“Their plight interferes with the anti-imperialist integrity of liberals in the only country in the world with the power and the authority (yes, still) to help them. The Democrats in Washington are now clamoring for the appointment of a special envoy to Sudan. (No mention so far of Brent Scowcroft.) That is to say, they are searching for reasons to deflect the responsibility of refusing to let crimes against humanity stand.”

As with any moral dilemma, there are different courses we can take. We can act or we can ignore the genocide in Darfur. I believe it’s time for America to act, even if it means acting unilaterally. It’s time to put the politics of electoral advantage aside and act. That’s the moral course I’m convinced Divine Providence has placed in our national path. If we fail to act, there will be consequences. The blood of Darfur’s refugees will be as much on our hands as it is on the hands of Musa Hilal and the Janjawiid.

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Sunday, May 07, 2006


I'm not afraid of storms, for I'm learning to sail my ship.

- Louisa May Alcott

Yesterday afternoon I spent my time judging in the Kansas High school state forensic tournament. In the final round I was one of three judges responsible for deciding who would be the state champion in the “Informative Speech” category. There were six participants, and each one was absolutely wonderful.

One of the things that judges in these types of competitions are told is that the judge is to always keep in mind that the exercise, while competitive in nature, is to be first and foremost a learning experience. I suspect most of us who do the judging make the assumption that it is the student/participant who is to do the learning. After judging the finals of the “Informative” category I found that the admonition also applied to the judges. Permit me to explain.

While all the participants made wonderful presentations, there was one that has, and will for some time, stay with me. In less than seven minutes, a young student named Paula (participant number 18A), taught me an incredibly valuable lesson in seeing the value of things we most often don’t consider to be valuable at all. It was the lesson of the dandelion, or as she titled her presentation, “The Dandy Lion.”

Each spring I spend an inordinate amount of time and money trying, like millions of other Americans, to do away with this pesky “weed.” I spend hours either pulling or spraying, and for the most part my work is effective. But, the dandelion is a hearty “weed.” No matter how much I spray or pull, one or two or three or ten or fifty or so always manage to spring up from the cracks in my chemical defenses. It’s as if they have a will to overcome, to survive the onslaught of humanity.

Yesterday, however, I learned that the dandelion is hardly the useless “weed” that Ortho and the other chemical companies would have us believe it to be. I learned, for example, that the dandelion is actually in the sunflower family, and that it came to America as a transplant from Europe. No, it didn’t get here by having the people of Europe blow the seeds borne in the feathery white of the early spring dandelion. It was brought here by early settlers, very deliberately, because of its curative powers. It seems that, back in those primitive times, the dandelion was known to be a diuretic and an antibiotic. As early as the fifteenth century, the Europeans and the Chinese used dandelion as a blood cleanser. So much for the dandelion being nothing more than a noxious weed.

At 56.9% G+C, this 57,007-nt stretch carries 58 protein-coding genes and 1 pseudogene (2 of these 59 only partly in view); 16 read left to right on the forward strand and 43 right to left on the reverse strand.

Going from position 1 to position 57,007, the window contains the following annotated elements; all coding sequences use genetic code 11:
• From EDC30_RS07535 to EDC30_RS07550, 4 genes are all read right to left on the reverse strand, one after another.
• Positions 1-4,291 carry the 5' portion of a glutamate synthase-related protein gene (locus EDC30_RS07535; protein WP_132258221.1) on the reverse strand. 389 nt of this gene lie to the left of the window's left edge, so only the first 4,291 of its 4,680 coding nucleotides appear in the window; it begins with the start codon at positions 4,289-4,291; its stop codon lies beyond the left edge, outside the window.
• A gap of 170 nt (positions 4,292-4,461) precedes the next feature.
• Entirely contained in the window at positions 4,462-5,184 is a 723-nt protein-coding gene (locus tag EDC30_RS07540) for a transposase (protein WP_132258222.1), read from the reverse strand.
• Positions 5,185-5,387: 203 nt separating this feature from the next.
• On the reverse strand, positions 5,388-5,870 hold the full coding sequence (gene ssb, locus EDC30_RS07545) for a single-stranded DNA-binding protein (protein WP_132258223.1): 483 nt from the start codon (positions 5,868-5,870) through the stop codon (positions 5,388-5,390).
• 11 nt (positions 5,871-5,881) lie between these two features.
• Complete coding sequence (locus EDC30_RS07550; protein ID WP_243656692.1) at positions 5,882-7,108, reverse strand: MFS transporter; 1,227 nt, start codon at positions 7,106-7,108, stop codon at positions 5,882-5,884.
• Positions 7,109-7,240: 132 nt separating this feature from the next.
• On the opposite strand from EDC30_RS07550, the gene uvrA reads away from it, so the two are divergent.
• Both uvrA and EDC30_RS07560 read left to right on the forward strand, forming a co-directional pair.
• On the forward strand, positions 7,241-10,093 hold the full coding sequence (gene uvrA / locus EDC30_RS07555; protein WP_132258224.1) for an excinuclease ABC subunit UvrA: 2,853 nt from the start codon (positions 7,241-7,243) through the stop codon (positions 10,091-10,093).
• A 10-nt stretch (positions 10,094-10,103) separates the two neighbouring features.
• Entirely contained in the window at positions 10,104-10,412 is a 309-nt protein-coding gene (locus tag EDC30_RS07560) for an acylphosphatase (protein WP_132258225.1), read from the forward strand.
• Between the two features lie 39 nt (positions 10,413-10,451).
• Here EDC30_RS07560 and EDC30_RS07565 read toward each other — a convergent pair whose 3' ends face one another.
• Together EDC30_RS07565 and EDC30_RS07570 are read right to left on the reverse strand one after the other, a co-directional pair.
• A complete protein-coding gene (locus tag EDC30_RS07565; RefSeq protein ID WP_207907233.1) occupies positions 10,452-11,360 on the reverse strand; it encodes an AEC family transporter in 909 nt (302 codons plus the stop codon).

Today, the dandelion is used for many of the same reasons. It has curative powers for not only bacterial, but also viral infections. It’s rich in vitamins A, B, D, and G, and we use it in wine, tea, or salads. Modern medicine is also discovering that it is also useful in the lowering cholesterol. Even more amazing, some of its properties are now being used in the treatment of liver problems and even some forms of cancer, particularly breast cancer.

As I think about it now, I’m somewhat startled to think that I spend as much time and money destroying dandelions as I do. Why? The only reason I can think of is that it pops up where I don’t want it; usually in the middle of a lawn I’ve worked to keep meticulously green, a emblem to my neighbors of my diligence and hard work.

But, there was more to the lesson that participant 18A brought yesterday. This morning at church I spent some time considering Jesus’ words from the Sermon on the Mount. Most reading this post know them, even those who don’t consider themselves people of faith or belief. The reason they are so well known is that they’re timeless, filled with what Jesus called “blessings.” There are nine of them outlined in the fifth chapter of Matthew:

Matthew 5:3-11 (King James Version)

“Blessed are the poor in spirit: for theirs is the kingdom of heaven.”